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NLC students ready to “light it up” at Skills Canada

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FORT ST. JOHN – The Skills Canada national competition promises to be an “electric” experience for two students from Northern Lights College.

Robbie McMullin is a Dual Credit student in the Electrical Foundation program at NLC and North Peace Secondary School.

Hayden Stebing is a Level 3 Electrical Apprentice who has completed all his technical training at NLC.

They are also Skills BC champions, sweeping the Electrical Wiring divisions at the provincial competition held at Tradex in Abbotsford, April 9. McMullin won gold in the Secondary Division, while Stebing took top place in the Post-Secondary Division.

And they will represent British Columbia at the national championships in Toronto, June 4-7, with a goal of qualifying to represent Canada at the 2015 World Skills Championships in Brazil.

For McMullin, he believes the key to his provincial gold medal performance was taking a few extra minutes to be sure he understood the instructions, which helped ensure he was able to complete the assigned projects.

“All the instructions were written. The only images were the heights that things were to be set at,” McMullin said. “You had to read and understand, you really needed to take the time to read. Then it really is a speed and time thing. You have to understand what you’re doing, but you also have to get everything done.”

Another key for McMullin was the realization that his NLC program and some pre-event practices had covered all the skills he was being asked to demonstrate.

“I found my program was a big help. Everything we did at the competition I had done here in this Foundation program. It was all stuff that I had gone over prior to the competition, but it was definitely a fast-paced six hours,” said McMullin, who also thanked his employer-sponsor Ace Instruments for their assistance in preparing him for the event.

For Stebing, he was confident entering the provincial competition, finishing with about an hour remaining in the six-hour event.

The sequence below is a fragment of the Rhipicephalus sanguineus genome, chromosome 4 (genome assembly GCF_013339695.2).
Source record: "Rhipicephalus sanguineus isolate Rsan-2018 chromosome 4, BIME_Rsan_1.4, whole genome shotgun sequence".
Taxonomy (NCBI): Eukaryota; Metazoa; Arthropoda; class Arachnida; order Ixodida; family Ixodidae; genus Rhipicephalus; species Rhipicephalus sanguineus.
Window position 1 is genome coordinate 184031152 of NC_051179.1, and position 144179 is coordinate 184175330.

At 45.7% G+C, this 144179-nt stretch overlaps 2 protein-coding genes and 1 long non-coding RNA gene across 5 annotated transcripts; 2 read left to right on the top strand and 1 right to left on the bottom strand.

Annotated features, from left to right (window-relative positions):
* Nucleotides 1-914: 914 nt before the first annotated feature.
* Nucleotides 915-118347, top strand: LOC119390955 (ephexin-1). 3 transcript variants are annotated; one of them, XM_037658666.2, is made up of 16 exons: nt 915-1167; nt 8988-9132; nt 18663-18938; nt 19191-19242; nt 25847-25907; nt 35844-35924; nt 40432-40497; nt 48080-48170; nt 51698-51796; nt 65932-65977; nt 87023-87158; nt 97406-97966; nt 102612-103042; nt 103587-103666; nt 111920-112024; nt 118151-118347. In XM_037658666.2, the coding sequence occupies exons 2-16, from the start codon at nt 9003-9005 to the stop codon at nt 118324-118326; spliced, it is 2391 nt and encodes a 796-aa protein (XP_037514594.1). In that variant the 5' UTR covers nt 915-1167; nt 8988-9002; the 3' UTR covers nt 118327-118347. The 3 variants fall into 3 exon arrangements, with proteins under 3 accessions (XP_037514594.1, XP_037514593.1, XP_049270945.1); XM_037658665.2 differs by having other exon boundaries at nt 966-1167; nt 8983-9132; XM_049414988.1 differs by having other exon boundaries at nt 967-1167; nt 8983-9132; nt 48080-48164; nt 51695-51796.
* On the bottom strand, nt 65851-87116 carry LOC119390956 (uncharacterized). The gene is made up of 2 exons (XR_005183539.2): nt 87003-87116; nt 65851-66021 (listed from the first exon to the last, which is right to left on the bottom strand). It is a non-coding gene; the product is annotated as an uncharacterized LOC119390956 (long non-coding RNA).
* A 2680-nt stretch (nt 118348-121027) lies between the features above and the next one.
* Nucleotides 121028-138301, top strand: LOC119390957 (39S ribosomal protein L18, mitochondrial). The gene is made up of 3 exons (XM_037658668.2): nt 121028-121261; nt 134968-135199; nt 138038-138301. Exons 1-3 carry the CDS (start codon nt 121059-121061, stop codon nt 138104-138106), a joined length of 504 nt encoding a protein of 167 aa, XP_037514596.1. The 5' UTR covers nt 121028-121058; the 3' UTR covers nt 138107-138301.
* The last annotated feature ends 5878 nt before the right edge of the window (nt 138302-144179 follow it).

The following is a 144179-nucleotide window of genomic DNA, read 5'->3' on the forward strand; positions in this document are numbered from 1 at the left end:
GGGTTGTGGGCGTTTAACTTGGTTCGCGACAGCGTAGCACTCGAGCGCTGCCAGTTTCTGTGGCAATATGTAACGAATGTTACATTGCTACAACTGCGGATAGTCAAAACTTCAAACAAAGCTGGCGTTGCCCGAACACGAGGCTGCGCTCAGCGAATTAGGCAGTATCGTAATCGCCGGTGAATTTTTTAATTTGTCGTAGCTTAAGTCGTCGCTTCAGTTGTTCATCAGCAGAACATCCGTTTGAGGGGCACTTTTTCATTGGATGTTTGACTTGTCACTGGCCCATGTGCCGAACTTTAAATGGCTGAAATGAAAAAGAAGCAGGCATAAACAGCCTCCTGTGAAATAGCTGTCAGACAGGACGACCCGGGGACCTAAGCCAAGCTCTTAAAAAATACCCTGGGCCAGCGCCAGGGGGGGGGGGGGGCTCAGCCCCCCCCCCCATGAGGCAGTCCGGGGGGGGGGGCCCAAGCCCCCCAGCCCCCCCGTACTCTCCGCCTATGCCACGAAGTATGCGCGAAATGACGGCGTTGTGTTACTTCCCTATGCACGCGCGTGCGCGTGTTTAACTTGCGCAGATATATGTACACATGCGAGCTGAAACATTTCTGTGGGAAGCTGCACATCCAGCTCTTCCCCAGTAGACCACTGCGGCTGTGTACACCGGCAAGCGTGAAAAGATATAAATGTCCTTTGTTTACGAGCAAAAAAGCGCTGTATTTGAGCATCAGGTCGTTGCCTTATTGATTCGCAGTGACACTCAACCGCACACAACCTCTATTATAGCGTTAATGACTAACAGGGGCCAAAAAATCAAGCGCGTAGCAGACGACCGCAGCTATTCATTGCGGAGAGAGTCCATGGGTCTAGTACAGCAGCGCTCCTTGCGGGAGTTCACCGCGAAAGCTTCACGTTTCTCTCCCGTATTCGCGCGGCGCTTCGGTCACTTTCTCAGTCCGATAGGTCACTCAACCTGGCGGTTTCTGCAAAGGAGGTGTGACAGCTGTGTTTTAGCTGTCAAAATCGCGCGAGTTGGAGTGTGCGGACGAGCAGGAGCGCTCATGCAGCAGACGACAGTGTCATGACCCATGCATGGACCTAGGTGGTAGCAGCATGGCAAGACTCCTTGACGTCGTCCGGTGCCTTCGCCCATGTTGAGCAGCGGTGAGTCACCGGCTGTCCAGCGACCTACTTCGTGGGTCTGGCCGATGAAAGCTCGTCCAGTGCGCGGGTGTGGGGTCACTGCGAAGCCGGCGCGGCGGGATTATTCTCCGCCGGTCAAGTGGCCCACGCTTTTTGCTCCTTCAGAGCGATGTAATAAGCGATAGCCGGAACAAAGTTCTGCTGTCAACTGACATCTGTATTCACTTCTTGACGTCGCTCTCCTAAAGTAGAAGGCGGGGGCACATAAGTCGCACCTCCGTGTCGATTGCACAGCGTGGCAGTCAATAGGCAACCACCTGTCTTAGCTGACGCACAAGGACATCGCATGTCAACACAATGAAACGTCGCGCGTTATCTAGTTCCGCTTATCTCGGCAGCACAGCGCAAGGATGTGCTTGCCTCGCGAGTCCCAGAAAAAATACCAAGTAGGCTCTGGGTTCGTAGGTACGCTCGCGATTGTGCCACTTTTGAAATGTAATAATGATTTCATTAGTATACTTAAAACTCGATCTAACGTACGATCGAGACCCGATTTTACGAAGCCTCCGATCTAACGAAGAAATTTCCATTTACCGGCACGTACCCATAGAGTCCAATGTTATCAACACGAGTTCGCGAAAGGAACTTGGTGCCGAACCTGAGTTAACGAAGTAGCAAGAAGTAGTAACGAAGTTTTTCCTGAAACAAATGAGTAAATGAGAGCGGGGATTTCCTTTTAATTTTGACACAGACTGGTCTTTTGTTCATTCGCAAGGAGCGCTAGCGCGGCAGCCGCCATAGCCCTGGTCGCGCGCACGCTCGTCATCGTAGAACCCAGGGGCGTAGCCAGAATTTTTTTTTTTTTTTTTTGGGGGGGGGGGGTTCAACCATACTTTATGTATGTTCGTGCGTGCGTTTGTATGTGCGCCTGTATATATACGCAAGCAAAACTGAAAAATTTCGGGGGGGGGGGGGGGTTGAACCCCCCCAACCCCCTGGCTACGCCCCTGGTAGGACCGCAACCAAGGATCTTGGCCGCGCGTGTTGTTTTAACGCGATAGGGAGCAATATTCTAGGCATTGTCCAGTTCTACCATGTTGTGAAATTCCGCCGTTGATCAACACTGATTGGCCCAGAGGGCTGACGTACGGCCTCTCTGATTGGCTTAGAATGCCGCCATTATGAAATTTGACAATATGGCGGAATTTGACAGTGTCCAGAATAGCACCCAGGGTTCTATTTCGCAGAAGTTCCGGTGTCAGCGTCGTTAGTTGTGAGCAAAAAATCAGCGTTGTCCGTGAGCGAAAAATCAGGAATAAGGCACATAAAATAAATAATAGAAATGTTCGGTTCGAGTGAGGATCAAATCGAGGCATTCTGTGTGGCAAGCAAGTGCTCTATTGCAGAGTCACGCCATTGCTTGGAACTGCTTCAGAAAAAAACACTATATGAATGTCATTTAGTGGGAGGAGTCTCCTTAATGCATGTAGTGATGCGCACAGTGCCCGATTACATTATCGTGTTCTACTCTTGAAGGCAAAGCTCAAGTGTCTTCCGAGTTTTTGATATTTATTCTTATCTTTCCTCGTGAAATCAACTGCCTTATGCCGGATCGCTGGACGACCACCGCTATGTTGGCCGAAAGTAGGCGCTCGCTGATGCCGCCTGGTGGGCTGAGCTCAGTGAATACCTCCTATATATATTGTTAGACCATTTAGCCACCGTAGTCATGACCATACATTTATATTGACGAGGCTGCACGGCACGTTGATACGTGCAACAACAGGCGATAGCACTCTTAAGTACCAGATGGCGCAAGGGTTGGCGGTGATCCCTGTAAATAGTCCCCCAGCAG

“I felt prepared going into the provincials. After the first section, I looked around and everyone else was way behind where I was. When I finished with an hour left, I felt confident I was going to win,” said Stebing, who works for Dalco Instruments in Fort St. John.

The biggest surprise for Stebing was the size of the event, which had an overall attendance of about 7,000 participants and visitors. As well, he had to reorganize his project plan while waiting for the judges to make the necessary corrections after he discovered an error in the drawings partway through the competition.

Each division featured a six-hour, one-day competition that required the completion of two projects, one focused on residential skills and the other on commercial. NLC Electrical instructor Robert McAleney, who was also a judge at the provincials, was very impressed with how the projects were simple, yet challenging enough to test most of the electrical disciplines including wire, pipework and technical wiring.

“They were relatively simple labs that tested the theoretical knowledge learned, but with very interesting little twists to see if the students could apply what they had learned,” said McAleney.

McAleney congratulated both Stebing and McMullin on the time and effort they put into weekend practices leading into the provincials. He created projects, based on the scope documents, for each to complete. As well, last year’s Post-Secondary silver medalist, Jacob Elliot, helped out as a mentor, providing some handy competition tips.

Both Stebing and McMullin have started preparing for the Nationals. They have reviewed the tool list and the scope documents, which give a general overview of the skills and abilities on which each competitor will be assessed, and both expect to do some weekend practice sessions.

“The scope documents are similar to what we had for the provincials, but on a bigger scale because it’s a two-day event,” Stebing said. “I’m not going expecting to win, but I’m going wanting to win. The Nationals will be a higher-calibre skill level. I will be super happy if I come in first. Going to Brazil would be sweet.”

“I want to do the same things I did at the provincials. I want to read the documents, understand what I’m doing, and work at a sufficient pace,” said McMullin. “I’m looking forward to the national competition. I would really like to go to World Skills next year in Brazil.”

McAleney is proud of how these student successes reflect positively on NLC’s Electrical program.

“This validation as an instructional team was awesome, to see that we are on the right track. We have the best program in the province. To win two gold medals at the provincial Skills Competition is pretty impressive,“ said McAleney.

For more information on the Electrical program, or any program at NLC, go to